Undeniably, the power of our local parks extends far beyond their mere property lines. Pennsylvania cities, boroughs, townships and counties with strong, vibrant park and recreation systems benefit from improved health, a closer connection to nature and a greater civic engagement. This leads to lower healthcare costs, higher property values, thriving communities and an overall boost in our standard of living.
Find your personal connection to more than 5,600 local parks in Pennsylvania at through an interactive statewide map, searchable by name, county or distance — and start exploring more of the billions of reasons that parks are good for you and good for all.
For more information on issues, programs, initiatives and special events, visit the PA Recreation and Park Society website.  Visit Here to sign up for regular updates from the Society.

Op-Ed: Sneak Attack On Environmental Protection In Fiscal Code Bill

By Rep. Greg Vitali (D-Delaware), Minority Chair of the House Environmental Resources and Energy Committee

Several provisions tucked in a budget related bill would set back environmental protection in Pennsylvania. One would cancel regulations related to natural gas drilling. Another would delay the Commonwealth’s effort to address climate change and a third would take money earmarked for energy conservation and direct it towards natural gas development.
The Fiscal Code is one of several bills necessary to effectuate the commonwealth budget. The bill’s contents should be limited to directing how budget money should be spent. Unfortunately, the Pennsylvania Senate has inserted three environmentally troublesome provisions in this year’s Fiscal Code (House Bill 1327 (Peifer-R-Pike).
The first would cancel regulations relating to conventional gas drilling (Chapter 78 surface regulations). These regulations would, among other things, provide stricter standards for spill reporting and clean up and require pre-drilling investigations to ascertain the existence of active or abandoned wells. Drilling into existing wells can result in groundwater contamination and other environmental damage.
These drilling regulations have been three years in the making, subject to twenty-four thousand public comments and twelve public hearings.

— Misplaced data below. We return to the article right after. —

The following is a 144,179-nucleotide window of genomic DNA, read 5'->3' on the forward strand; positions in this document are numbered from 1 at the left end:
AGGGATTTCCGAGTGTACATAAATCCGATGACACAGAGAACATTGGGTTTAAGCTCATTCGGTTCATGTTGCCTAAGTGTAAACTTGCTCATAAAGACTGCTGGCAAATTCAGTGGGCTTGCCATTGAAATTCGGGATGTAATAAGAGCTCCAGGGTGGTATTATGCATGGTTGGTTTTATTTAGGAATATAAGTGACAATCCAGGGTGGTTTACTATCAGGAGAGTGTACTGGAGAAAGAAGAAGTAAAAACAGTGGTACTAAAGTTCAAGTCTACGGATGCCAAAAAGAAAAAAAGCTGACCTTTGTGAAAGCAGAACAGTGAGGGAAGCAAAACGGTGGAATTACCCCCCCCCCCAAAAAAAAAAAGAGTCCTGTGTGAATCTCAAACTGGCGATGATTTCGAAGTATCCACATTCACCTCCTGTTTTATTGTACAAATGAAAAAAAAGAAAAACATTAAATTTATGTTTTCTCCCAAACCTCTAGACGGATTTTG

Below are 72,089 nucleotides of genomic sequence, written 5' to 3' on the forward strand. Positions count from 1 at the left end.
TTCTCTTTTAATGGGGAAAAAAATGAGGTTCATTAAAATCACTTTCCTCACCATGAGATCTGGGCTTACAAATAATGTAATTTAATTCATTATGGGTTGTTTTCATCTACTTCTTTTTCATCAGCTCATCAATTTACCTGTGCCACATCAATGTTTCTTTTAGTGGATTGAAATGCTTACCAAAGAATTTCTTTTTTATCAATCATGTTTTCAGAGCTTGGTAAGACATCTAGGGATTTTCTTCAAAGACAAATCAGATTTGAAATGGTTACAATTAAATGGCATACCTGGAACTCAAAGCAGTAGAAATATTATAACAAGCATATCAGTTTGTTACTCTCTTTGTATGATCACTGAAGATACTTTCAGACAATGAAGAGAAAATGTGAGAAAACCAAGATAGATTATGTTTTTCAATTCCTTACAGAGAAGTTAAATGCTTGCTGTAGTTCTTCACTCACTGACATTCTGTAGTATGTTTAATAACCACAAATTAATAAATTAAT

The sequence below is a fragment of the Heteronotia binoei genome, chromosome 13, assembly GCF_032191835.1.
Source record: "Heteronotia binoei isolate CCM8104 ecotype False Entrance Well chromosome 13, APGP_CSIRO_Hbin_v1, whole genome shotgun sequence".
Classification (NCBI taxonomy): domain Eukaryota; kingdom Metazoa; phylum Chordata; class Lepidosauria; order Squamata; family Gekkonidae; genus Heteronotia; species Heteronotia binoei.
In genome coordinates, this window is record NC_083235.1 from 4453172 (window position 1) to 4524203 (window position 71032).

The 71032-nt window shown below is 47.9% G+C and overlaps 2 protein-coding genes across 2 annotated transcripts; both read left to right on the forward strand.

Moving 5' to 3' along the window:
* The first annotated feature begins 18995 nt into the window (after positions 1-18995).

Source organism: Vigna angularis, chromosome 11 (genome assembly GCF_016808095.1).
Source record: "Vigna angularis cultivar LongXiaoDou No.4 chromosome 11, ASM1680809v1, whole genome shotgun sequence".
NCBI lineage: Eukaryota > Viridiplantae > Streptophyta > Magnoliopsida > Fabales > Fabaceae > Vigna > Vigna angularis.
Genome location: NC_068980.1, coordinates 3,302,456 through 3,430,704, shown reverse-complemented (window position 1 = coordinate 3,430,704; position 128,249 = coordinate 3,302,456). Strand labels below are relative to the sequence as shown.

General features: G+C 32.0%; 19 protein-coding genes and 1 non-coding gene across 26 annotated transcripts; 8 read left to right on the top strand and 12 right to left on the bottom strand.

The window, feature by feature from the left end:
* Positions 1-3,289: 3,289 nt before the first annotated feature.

The second troublesome provision would delay the Pennsylvania implementation plan to reduce greenhouse emission from coal and gas fired power plants. This state implementation plan is required by recent EPA regulations designed to reduce carbon emissions from power plants by about 32 percent by 2030. Power plants are the largest single source of greenhouse gas pollution in Pennsylvania.
A third troublesome provision in the Fiscal Code would transfer $12 million from the Pennsylvania Alternative Energy Investment Fund earmarked for high-efficiency buildings to natural gas infrastructure development.
The recent Paris climate agreement underscores the urgency of moving away from fossil fuels towards renewable energy and conservation. These Fiscal Code provisions would do just the opposite.
Not only is this bill bad public policy but it is also unconstitutional as violative of the single subject requirements of the Pennsylvania Constitution (Article III, Section 3).
House Bill 1327 has already been approved by the Senate and is poised to be considered by the Pennsylvania House. The House should reject this bill and Governor Wolf should veto it should it reach his desk.
Related Story:
Commonwealth Court Upholds Ability Of A Governor To Line-Item Veto Fiscal Code Bill

Order Now: Berks Conservation District Annual Tree Seedling Sale, And More, April 22

Everyone is welcome to join the Berks County Conservation District at our annual Tree Seedling Sale on April 22 from 11:00 a.m. to 8:00 p.m. at the Berks County Agricultural Center, 1238 County Welfare Road Leesport, PA 19533.  (Look for signs on County Welfare Road.)
Although winter has just started, it is never too early to begin thinking about spring! The tree seedling sale offers a wide variety of conifers, trees, shrubs, and a growing selection of fruit producing plants.
Other items available include planting bars, fertilizer pellets, wildflower seed, rain barrels, and five foot tree shelters.
New items for this year include the Canadian Hemlock, GoldRush Apple Tree, Flamin’ Fury Peach Tree, and Red Bartlett Pear Tree. All the favorites from last year are still available too.
The deadline for orders is February 22.